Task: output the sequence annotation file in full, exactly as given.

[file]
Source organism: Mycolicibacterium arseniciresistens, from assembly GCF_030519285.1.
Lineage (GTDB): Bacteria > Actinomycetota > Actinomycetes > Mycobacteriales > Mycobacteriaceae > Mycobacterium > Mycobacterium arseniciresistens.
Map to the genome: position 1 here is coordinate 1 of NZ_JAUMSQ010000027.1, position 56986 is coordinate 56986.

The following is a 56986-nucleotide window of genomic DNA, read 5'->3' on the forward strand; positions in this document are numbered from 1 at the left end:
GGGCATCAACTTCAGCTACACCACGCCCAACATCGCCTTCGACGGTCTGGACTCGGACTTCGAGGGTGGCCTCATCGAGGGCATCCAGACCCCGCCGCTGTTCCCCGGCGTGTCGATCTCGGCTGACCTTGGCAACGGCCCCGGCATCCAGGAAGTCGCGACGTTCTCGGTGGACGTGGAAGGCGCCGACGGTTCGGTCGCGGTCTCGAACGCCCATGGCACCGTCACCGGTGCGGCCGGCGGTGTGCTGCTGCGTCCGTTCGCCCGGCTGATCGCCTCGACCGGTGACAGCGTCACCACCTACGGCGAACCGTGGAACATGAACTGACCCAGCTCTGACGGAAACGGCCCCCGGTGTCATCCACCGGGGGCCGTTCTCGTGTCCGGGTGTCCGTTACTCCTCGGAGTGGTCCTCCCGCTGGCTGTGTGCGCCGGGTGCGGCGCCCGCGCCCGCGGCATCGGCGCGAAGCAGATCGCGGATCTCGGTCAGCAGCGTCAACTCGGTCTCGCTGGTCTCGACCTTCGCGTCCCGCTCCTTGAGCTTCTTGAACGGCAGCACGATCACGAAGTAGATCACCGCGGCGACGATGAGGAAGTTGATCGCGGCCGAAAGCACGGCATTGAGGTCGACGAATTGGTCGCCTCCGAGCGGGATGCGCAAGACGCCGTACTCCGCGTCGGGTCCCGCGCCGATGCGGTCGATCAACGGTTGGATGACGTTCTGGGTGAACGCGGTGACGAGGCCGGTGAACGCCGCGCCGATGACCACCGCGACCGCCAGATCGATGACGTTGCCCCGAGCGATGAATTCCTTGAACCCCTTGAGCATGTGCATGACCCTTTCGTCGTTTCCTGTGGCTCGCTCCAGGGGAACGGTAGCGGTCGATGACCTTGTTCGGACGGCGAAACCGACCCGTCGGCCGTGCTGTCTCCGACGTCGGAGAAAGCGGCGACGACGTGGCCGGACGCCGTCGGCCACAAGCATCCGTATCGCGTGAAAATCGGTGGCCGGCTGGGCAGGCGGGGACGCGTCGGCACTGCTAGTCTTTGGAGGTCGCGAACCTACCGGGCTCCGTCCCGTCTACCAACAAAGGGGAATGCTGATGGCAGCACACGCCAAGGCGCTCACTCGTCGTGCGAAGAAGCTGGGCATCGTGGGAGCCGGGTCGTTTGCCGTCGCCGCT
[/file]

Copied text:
Source organism: Mycolicibacterium arseniciresistens, from assembly GCF_030519285.1.
Lineage (GTDB): Bacteria > Actinomycetota > Actinomycetes > Mycobacteriales > Mycobacteriaceae > Mycobacterium > Mycobacterium arseniciresistens.
Map to the genome: position 1 here is coordinate 1 of NZ_JAUMSQ010000027.1, position 56986 is coordinate 56986.

The following is a 56986-nucleotide window of genomic DNA, read 5'->3' on the forward strand; positions in this document are numbered from 1 at the left end:
GGGCATCAACTTCAGCTACACCACGCCCAACATCGCCTTCGACGGTCTGGACTCGGACTTCGAGGGTGGCCTCATCGAGGGCATCCAGACCCCGCCGCTGTTCCCCGGCGTGTCGATCTCGGCTGACCTTGGCAACGGCCCCGGCATCCAGGAAGTCGCGACGTTCTCGGTGGACGTGGAAGGCGCCGACGGTTCGGTCGCGGTCTCGAACGCCCATGGCACCGTCACCGGTGCGGCCGGCGGTGTGCTGCTGCGTCCGTTCGCCCGGCTGATCGCCTCGACCGGTGACAGCGTCACCACCTACGGCGAACCGTGGAACATGAACTGACCCAGCTCTGACGGAAACGGCCCCCGGTGTCATCCACCGGGGGCCGTTCTCGTGTCCGGGTGTCCGTTACTCCTCGGAGTGGTCCTCCCGCTGGCTGTGTGCGCCGGGTGCGGCGCCCGCGCCCGCGGCATCGGCGCGAAGCAGATCGCGGATCTCGGTCAGCAGCGTCAACTCGGTCTCGCTGGTCTCGACCTTCGCGTCCCGCTCCTTGAGCTTCTTGAACGGCAGCACGATCACGAAGTAGATCACCGCGGCGACGATGAGGAAGTTGATCGCGGCCGAAAGCACGGCATTGAGGTCGACGAATTGGTCGCCTCCGAGCGGGATGCGCAAGACGCCGTACTCCGCGTCGGGTCCCGCGCCGATGCGGTCGATCAACGGTTGGATGACGTTCTGGGTGAACGCGGTGACGAGGCCGGTGAACGCCGCGCCGATGACCACCGCGACCGCCAGATCGATGACGTTGCCCCGAGCGATGAATTCCTTGAACCCCTTGAGCATGTGCATGACCCTTTCGTCGTTTCCTGTGGCTCGCTCCAGGGGAACGGTAGCGGTCGATGACCTTGTTCGGACGGCGAAACCGACCCGTCGGCCGTGCTGTCTCCGACGTCGGAGAAAGCGGCGACGACGTGGCCGGACGCCGTCGGCCACAAGCATCCGTATCGCGTGAAAATCGGTGGCCGGCTGGGCAGGCGGGGACGCGTCGGCACTGCTAGTCTTTGGAGGTCGCGAACCTACCGGGCTCCGTCCCGTCTACCAACAAAGGGGAATGCTGATGGCAGCACACGCCAAGGCGCTCACTCGTCGTGCGAAGAAGCTGGGCATCGTGGGAGCCGGGTCGTTTGCCGTCGCCGCT